JSB wrote:Now you tell me.... If a secondhand mongrel like this can run his music software without problem what the hell are people actually paying for when they get these so called ' Music PC Specialists' to build them one?
1) Noise Levels
It takes knowledge of what components to choose and how to place them in order to create a quiet computer. Although mainstream manufacturers like HP, Dell etc... have started to take noise levels more seriously recently, a typical off the shelf system will not be nearly as quiet as a properly treated PC.
2) Component Choice
When you're building a system for a specific purpose like audio, you can tailor the components for that task. An audio specific computer does not need a dual NVIDIA GeForce 7800 GTX SLI rig when the most taxing visuals it will produce is the Cubase score editor! Plus, by adding components that are not needed, you introduce the potential for complications/conflicts and pay a lot more than is needed.
Perhaps this is less important to the average home musician who's just recording to impress their mates at the pub, but for many people, the support a company like Carillon can offer is worth the premium alone. If you phone up Dell and ask why your copy of Pro Tools isn't working with your new Mackie Control, they probably won't be of much assistance. A specialised music PC company on the other hand, will know intimately about your Pro Tools setup and have the knowledge and resources to help you out. For some of these specialist companies, you can talk to the actual engineer who contructed and configured your machine.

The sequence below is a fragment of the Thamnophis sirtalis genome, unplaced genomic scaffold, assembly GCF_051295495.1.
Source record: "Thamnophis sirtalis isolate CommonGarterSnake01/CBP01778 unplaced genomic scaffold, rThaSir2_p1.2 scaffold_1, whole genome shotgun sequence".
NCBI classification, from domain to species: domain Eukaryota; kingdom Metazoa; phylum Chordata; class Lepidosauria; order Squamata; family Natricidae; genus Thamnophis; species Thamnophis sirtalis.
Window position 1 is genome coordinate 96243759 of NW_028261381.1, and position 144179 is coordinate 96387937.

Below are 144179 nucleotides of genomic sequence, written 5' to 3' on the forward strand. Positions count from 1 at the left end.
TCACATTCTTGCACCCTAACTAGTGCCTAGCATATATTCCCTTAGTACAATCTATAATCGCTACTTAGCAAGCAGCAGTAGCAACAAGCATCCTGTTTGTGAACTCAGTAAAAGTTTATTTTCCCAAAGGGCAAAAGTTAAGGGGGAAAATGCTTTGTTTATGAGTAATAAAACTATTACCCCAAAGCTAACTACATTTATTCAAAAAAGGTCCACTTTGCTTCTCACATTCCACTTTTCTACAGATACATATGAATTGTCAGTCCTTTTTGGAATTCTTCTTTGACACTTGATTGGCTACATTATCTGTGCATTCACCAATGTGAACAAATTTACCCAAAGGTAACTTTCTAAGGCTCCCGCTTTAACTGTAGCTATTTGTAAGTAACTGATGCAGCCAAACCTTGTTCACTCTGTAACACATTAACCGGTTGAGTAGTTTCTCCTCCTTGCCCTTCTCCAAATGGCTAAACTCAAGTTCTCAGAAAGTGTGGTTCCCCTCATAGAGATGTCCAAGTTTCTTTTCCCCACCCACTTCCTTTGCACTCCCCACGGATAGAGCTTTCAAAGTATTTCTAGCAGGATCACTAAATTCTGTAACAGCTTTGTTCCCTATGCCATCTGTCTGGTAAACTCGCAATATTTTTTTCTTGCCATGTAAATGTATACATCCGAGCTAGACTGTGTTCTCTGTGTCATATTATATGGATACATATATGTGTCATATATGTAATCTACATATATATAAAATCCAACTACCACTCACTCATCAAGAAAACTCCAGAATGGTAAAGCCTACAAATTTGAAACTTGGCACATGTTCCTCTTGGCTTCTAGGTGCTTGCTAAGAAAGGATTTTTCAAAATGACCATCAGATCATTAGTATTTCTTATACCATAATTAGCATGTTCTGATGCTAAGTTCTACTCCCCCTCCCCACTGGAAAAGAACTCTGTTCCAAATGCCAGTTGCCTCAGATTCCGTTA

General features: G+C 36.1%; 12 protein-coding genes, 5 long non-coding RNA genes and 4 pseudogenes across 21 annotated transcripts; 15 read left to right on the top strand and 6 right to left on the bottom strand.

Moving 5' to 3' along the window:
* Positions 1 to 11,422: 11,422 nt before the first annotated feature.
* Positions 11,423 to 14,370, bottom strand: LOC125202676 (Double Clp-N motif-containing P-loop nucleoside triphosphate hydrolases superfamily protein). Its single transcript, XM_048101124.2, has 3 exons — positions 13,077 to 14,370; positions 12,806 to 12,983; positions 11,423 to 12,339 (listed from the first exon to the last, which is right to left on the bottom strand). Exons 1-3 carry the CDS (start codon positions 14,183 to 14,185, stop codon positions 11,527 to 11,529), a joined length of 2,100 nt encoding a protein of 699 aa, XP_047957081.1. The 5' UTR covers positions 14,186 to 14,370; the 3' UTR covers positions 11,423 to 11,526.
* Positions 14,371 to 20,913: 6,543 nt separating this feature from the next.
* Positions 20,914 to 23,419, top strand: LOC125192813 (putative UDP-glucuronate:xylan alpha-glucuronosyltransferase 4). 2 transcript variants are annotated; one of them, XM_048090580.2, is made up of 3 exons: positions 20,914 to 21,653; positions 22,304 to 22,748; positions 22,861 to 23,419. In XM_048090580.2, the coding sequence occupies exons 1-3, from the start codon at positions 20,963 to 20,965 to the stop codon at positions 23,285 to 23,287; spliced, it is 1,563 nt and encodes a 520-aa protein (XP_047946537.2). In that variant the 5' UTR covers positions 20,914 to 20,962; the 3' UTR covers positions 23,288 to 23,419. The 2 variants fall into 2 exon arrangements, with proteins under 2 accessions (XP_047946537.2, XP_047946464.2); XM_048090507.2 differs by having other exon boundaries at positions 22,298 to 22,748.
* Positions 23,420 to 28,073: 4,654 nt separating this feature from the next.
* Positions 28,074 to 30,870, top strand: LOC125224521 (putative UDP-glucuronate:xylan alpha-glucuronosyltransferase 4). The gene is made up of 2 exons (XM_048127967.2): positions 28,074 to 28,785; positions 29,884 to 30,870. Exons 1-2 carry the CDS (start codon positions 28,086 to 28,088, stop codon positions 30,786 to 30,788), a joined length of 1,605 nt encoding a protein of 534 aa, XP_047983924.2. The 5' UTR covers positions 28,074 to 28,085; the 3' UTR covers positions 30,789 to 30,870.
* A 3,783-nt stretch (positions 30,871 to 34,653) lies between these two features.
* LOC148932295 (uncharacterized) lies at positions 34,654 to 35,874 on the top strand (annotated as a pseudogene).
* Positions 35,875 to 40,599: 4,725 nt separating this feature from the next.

Although Windows XP is pretty good out the box, there are still things that can be done to improve it for audio. On top of that, the installation and testing of your chosen audio software and/or hardware can be done at the time of construction where any bugs can be ironed out saving time and effort later.
A company like Carillon will tell you before hand whether there's a known incompatiblity between your chosen EMU card and PowerCore box instead of the user getting the card themselves, installing it and only then finding there's an issue after they've made an investment.
So, there's a couple of reasons. If you have the knowledge, time and resources to build your own systems, that's great. It can be very rewarding, increase one's knowledge and save some money as well.
If you don't, won't or can't put together your own audio system, these companies offer a service which will take the hassle away and deliver a nice shrink wrapped box ready to plug in and go. Leaving the customer to get on with making their music.
And thanks for resurrecting this thread. I thought it was dead, but 5 months later, it returns! :beamup: